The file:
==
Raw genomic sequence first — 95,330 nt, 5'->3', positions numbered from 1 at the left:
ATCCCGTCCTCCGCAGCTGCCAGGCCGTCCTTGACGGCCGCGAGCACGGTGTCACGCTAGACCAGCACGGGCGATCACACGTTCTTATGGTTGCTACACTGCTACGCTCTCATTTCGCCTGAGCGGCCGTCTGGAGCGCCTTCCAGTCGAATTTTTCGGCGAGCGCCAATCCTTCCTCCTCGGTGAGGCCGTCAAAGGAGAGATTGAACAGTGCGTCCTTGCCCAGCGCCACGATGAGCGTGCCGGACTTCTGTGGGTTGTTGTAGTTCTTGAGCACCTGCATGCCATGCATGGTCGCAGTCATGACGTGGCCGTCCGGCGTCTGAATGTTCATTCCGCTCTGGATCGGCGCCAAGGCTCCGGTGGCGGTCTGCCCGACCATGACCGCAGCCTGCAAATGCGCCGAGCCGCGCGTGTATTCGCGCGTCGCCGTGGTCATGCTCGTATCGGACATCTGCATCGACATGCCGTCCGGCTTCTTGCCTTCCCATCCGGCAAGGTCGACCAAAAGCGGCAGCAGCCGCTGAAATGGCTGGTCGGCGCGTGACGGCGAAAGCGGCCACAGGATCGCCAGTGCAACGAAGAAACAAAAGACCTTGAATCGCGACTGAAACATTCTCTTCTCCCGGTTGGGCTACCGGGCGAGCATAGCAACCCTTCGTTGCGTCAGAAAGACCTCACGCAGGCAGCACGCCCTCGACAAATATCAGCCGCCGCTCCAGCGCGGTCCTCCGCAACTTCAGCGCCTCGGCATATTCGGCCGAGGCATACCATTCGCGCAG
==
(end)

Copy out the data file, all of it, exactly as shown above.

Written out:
Raw genomic sequence first — 95,330 nt, 5'->3', positions numbered from 1 at the left:
ATCCCGTCCTCCGCAGCTGCCAGGCCGTCCTTGACGGCCGCGAGCACGGTGTCACGCTAGACCAGCACGGGCGATCACACGTTCTTATGGTTGCTACACTGCTACGCTCTCATTTCGCCTGAGCGGCCGTCTGGAGCGCCTTCCAGTCGAATTTTTCGGCGAGCGCCAATCCTTCCTCCTCGGTGAGGCCGTCAAAGGAGAGATTGAACAGTGCGTCCTTGCCCAGCGCCACGATGAGCGTGCCGGACTTCTGTGGGTTGTTGTAGTTCTTGAGCACCTGCATGCCATGCATGGTCGCAGTCATGACGTGGCCGTCCGGCGTCTGAATGTTCATTCCGCTCTGGATCGGCGCCAAGGCTCCGGTGGCGGTCTGCCCGACCATGACCGCAGCCTGCAAATGCGCCGAGCCGCGCGTGTATTCGCGCGTCGCCGTGGTCATGCTCGTATCGGACATCTGCATCGACATGCCGTCCGGCTTCTTGCCTTCCCATCCGGCAAGGTCGACCAAAAGCGGCAGCAGCCGCTGAAATGGCTGGTCGGCGCGTGACGGCGAAAGCGGCCACAGGATCGCCAGTGCAACGAAGAAACAAAAGACCTTGAATCGCGACTGAAACATTCTCTTCTCCCGGTTGGGCTACCGGGCGAGCATAGCAACCCTTCGTTGCGTCAGAAAGACCTCACGCAGGCAGCACGCCCTCGACAAATATCAGCCGCCGCTCCAGCGCGGTCCTCCGCAACTTCAGCGCCTCGGCATATTCGGCCGAGGCATACCATTCGCGCAG